I'm on the train with a choice of work to do (no internet connection)...
a. Evaluate my progress with, and results of, digital embroidery
b. Practice my presentation for tomorrow (in my head)
c. Start my reflective essay (2,500 words)
d. Watch a download of 'The Great Comic Relief Bake Off', Series 2, Ep.1 (not strictly work)
I might as well start at the top of the list as I would like to put off b and c for a good while.
I now have some experience (though not mastery) of;
- The industrial Brother 12 head embroidery machine at MMU: frame size = 30 x 40 cms (?)
- The Ethos embroidery program and the 5D Pfaff programs
- The domestic Brother 1 head embroidery machine in the fashion dept at CCAD: frame size = 10 x 15 cms plus PE Design Plus program
Most of my samples have been produced on No.3 to date as this is more accessible (during lunchtimes and straight after work on a Tuesday), and the program much simpler but it is limited in size and doesn't really do what you want it to do (yet). There are somewhat haphazard options and a few ways of tweaking things but overall, very little flexibility. I find it surprising that in this digital age all this software is a total nightmare. None of these programs are very intuitive even though I have used Ethos for laser cutting for a few years now, so it is somewhat disappointing to find it's not the same. I do feel it should be easier and wish Adobe would design one. OR that someone would design a computerised machine that would just stitch directly from Photoshop or Illustrator. Am not sure how many different programs I can fit inside my brain.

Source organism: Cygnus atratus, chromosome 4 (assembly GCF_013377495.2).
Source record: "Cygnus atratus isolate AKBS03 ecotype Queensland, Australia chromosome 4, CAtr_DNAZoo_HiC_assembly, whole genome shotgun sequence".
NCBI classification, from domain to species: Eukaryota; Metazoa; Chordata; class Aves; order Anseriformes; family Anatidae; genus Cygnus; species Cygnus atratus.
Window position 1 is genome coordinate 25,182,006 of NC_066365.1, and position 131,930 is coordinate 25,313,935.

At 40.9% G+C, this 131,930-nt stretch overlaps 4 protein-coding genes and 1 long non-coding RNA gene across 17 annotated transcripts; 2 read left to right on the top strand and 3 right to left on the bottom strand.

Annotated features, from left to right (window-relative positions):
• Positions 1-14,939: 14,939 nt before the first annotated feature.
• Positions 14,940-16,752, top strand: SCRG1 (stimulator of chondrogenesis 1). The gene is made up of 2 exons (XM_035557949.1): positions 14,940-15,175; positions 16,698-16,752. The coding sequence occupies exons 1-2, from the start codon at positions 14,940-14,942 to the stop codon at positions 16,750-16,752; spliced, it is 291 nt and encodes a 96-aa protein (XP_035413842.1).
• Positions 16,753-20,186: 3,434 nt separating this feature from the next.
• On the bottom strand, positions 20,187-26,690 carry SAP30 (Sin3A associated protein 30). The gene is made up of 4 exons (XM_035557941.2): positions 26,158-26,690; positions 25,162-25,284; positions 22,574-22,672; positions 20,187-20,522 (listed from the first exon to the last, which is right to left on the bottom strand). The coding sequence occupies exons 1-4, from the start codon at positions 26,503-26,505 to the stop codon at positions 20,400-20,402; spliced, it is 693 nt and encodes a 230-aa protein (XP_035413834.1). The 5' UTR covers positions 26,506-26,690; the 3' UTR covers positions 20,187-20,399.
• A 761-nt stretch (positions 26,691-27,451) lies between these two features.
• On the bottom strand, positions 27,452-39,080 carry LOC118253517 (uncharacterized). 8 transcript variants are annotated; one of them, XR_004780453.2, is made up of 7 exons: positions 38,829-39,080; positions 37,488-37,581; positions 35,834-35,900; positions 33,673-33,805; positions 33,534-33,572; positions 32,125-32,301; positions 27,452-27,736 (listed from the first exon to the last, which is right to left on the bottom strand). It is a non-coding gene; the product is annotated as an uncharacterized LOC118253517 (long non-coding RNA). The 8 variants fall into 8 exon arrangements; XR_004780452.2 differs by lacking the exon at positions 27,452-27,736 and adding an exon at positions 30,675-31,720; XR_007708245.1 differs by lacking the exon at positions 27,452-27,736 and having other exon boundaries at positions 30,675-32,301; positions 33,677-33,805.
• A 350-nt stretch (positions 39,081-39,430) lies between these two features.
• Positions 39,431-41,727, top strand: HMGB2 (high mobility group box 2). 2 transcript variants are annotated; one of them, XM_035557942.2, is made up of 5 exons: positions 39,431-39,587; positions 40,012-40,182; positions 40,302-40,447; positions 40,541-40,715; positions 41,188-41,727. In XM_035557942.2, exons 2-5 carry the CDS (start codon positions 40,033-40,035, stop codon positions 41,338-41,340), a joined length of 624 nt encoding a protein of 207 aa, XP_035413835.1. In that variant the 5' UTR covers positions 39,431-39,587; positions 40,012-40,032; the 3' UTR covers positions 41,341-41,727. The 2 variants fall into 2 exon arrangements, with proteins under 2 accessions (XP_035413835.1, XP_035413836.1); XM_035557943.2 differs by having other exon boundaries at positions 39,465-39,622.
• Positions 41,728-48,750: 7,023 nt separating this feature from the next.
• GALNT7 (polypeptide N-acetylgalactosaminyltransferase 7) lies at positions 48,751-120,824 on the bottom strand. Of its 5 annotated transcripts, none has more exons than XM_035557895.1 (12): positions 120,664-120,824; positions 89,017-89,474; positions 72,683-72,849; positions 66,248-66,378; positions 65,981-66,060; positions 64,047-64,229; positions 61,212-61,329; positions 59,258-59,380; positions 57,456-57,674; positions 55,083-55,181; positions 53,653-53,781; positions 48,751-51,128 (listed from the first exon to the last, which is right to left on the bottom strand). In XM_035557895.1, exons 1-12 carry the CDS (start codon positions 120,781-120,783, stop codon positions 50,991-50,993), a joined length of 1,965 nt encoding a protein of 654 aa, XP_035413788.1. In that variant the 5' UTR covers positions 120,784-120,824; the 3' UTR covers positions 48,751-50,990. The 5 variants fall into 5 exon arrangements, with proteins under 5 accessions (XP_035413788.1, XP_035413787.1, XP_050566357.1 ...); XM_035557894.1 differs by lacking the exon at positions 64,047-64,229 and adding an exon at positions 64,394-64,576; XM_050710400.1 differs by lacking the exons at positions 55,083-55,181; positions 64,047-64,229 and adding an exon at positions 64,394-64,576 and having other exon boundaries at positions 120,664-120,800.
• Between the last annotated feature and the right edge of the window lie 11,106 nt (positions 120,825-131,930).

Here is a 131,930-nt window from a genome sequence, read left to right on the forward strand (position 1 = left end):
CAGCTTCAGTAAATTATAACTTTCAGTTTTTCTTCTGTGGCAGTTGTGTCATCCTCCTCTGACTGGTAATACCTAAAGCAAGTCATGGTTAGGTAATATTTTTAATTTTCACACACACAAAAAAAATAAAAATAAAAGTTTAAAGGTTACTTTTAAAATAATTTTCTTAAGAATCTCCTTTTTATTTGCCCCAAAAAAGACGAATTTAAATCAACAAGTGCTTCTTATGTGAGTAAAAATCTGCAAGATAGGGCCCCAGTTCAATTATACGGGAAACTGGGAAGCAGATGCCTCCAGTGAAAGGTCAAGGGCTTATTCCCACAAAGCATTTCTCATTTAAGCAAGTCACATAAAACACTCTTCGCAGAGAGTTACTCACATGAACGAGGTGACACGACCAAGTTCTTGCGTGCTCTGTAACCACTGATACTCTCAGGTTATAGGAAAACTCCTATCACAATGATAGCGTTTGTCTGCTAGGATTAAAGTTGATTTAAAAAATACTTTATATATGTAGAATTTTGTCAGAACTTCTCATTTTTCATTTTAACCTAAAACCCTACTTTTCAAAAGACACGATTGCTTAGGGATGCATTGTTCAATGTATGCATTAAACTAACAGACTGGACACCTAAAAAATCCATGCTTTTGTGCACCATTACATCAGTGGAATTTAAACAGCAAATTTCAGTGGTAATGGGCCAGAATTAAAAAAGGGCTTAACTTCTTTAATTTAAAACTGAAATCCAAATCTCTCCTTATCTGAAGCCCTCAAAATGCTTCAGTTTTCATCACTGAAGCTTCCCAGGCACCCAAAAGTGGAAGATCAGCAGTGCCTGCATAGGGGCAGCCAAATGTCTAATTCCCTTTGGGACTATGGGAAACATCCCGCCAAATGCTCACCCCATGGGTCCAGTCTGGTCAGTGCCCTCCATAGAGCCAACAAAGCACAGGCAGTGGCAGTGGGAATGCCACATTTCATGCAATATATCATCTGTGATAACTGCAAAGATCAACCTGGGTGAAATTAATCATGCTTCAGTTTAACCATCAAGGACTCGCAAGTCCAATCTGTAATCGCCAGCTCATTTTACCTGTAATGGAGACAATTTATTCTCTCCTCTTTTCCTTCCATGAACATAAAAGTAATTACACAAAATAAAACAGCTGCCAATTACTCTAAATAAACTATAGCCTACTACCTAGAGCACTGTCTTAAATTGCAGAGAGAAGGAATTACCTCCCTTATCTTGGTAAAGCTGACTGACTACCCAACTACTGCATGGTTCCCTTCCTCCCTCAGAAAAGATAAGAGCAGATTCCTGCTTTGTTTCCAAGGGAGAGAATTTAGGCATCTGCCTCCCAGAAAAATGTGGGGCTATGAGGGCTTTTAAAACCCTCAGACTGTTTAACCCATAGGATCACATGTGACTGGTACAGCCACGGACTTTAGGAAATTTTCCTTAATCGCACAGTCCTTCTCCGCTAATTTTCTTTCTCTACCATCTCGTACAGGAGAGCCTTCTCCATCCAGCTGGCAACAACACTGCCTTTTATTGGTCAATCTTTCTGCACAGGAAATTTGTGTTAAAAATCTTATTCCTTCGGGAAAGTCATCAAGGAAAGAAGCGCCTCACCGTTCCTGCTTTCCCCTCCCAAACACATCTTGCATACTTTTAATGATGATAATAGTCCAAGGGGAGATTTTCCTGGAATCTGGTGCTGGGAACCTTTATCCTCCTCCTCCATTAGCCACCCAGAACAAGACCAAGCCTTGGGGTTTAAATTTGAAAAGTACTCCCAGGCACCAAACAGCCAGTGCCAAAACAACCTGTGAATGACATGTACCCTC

However, I still want to explore it as a technique, I have some ideas in my head and if they work out I will be happier and much more inclined to persevere and see what can be done. If they don't I shall be rather disappointed. Something Jane McKeating said in my tutorial still resonates with me - that my artwork is very flat-looking. And it is. So I would like to translate and emphasise that flatness through digital embroidery (free machine embroidery would not be flat enough). It's the opposite of what I love about hand embroidery...so I'm quite excited to mix it up.
So, the samples;
See last post...(Textural) cross stitch works so perfectly it's untrue, I especially like the double stitched areas although the thread does then snap rather a lot. Eventually, I would like to see how high I can build it up but better not do that on someone else's machine.
Intention: To play with gradient colour and avoid it looking too chocolate boxy. Explore/use the reverse of the work, with the anchor threads.
- Import an image and this program generates the stitches for you, like it or lump it, (although there are 9 versions to choose from with very slight differences- a bit like the filters on a phone camera). What I do like is that you can select your colours and change them easily. All the other samples I have done are ok but remind me greatly of embroidered patches for jeans (still available in Boyes Stores) or logos on school uniforms, that's a size issue.
- It has given me a feel for the technique and generated ideas for at least 3 further samples I want to do on this machine before I commit fully to the big guns.
No's.1 + 2 worry me. I have had my inductions, producing a sample, but there is no way I can remember how to use these programs or the machine. I have popped onto the computers and played with some files on a few occasions in-between lectures but have forgotten the most basic instructions AND that is with referring to the manual. However, I have still booked a slot on it for 2 weeks time. And I will annoy the technicians. A lot. I know this. I apologise in advance.